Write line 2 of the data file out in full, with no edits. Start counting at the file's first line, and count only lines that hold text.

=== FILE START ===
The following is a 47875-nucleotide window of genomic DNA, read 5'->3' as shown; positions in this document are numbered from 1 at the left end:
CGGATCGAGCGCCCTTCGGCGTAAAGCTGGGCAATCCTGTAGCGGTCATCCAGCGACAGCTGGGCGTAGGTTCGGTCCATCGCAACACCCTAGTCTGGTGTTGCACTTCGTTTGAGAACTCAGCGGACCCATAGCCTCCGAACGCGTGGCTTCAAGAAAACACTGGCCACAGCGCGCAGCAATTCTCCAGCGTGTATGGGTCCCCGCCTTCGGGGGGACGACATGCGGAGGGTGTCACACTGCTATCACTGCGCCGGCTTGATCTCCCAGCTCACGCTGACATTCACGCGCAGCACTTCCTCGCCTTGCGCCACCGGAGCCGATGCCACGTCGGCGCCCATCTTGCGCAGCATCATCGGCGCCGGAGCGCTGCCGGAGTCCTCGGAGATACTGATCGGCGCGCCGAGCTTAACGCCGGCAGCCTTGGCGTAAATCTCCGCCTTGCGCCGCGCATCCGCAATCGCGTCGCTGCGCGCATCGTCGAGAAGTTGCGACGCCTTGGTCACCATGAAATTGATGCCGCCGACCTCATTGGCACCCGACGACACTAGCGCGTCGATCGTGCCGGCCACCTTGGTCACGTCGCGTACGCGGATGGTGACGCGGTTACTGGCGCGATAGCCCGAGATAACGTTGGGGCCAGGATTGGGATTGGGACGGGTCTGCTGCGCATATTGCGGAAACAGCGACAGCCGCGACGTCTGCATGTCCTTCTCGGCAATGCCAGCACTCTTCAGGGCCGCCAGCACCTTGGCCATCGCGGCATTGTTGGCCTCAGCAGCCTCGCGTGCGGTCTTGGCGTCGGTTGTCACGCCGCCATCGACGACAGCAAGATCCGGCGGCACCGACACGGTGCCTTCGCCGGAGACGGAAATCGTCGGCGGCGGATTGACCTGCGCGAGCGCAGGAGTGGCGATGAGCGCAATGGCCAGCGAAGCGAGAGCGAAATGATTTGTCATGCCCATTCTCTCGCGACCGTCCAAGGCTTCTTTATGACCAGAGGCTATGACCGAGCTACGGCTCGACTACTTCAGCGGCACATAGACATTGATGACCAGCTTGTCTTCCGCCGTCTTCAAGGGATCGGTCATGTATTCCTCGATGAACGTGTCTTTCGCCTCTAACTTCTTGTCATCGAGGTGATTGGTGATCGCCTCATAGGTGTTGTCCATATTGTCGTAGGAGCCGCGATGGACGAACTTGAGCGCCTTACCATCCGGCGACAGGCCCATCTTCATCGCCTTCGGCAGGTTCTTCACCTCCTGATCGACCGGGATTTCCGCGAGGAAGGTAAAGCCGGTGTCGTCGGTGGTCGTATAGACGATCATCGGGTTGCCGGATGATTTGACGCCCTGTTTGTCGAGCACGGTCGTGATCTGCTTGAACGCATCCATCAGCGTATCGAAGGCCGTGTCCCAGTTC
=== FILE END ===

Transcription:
CGGATCGAGCGCCCTTCGGCGTAAAGCTGGGCAATCCTGTAGCGGTCATCCAGCGACAGCTGGGCGTAGGTTCGGTCCATCGCAACACCCTAGTCTGGTGTTGCACTTCGTTTGAGAACTCAGCGGACCCATAGCCTCCGAACGCGTGGCTTCAAGAAAACACTGGCCACAGCGCGCAGCAATTCTCCAGCGTGTATGGGTCCCCGCCTTCGGGGGGACGACATGCGGAGGGTGTCACACTGCTATCACTGCGCCGGCTTGATCTCCCAGCTCACGCTGACATTCACGCGCAGCACTTCCTCGCCTTGCGCCACCGGAGCCGATGCCACGTCGGCGCCCATCTTGCGCAGCATCATCGGCGCCGGAGCGCTGCCGGAGTCCTCGGAGATACTGATCGGCGCGCCGAGCTTAACGCCGGCAGCCTTGGCGTAAATCTCCGCCTTGCGCCGCGCATCCGCAATCGCGTCGCTGCGCGCATCGTCGAGAAGTTGCGACGCCTTGGTCACCATGAAATTGATGCCGCCGACCTCATTGGCACCCGACGACACTAGCGCGTCGATCGTGCCGGCCACCTTGGTCACGTCGCGTACGCGGATGGTGACGCGGTTACTGGCGCGATAGCCCGAGATAACGTTGGGGCCAGGATTGGGATTGGGACGGGTCTGCTGCGCATATTGCGGAAACAGCGACAGCCGCGACGTCTGCATGTCCTTCTCGGCAATGCCAGCACTCTTCAGGGCCGCCAGCACCTTGGCCATCGCGGCATTGTTGGCCTCAGCAGCCTCGCGTGCGGTCTTGGCGTCGGTTGTCACGCCGCCATCGACGACAGCAAGATCCGGCGGCACCGACACGGTGCCTTCGCCGGAGACGGAAATCGTCGGCGGCGGATTGACCTGCGCGAGCGCAGGAGTGGCGATGAGCGCAATGGCCAGCGAAGCGAGAGCGAAATGATTTGTCATGCCCATTCTCTCGCGACCGTCCAAGGCTTCTTTATGACCAGAGGCTATGACCGAGCTACGGCTCGACTACTTCAGCGGCACATAGACATTGATGACCAGCTTGTCTTCCGCCGTCTTCAAGGGATCGGTCATGTATTCCTCGATGAACGTGTCTTTCGCCTCTAACTTCTTGTCATCGAGGTGATTGGTGATCGCCTCATAGGTGTTGTCCATATTGTCGTAGGAGCCGCGATGGACGAACTTGAGCGCCTTACCATCCGGCGACAGGCCCATCTTCATCGCCTTCGGCAGGTTCTTCACCTCCTGATCGACCGGGATTTCCGCGAGGAAGGTAAAGCCGGTGTCGTCGGTGGTCGTATAGACGATCATCGGGTTGCCGGATGATTTGACGCCCTGTTTGTCGAGCACGGTCGTGATCTGCTTGAACGCATCCATCAGCGTATCGAAGGCCGTGTCCCAGTTC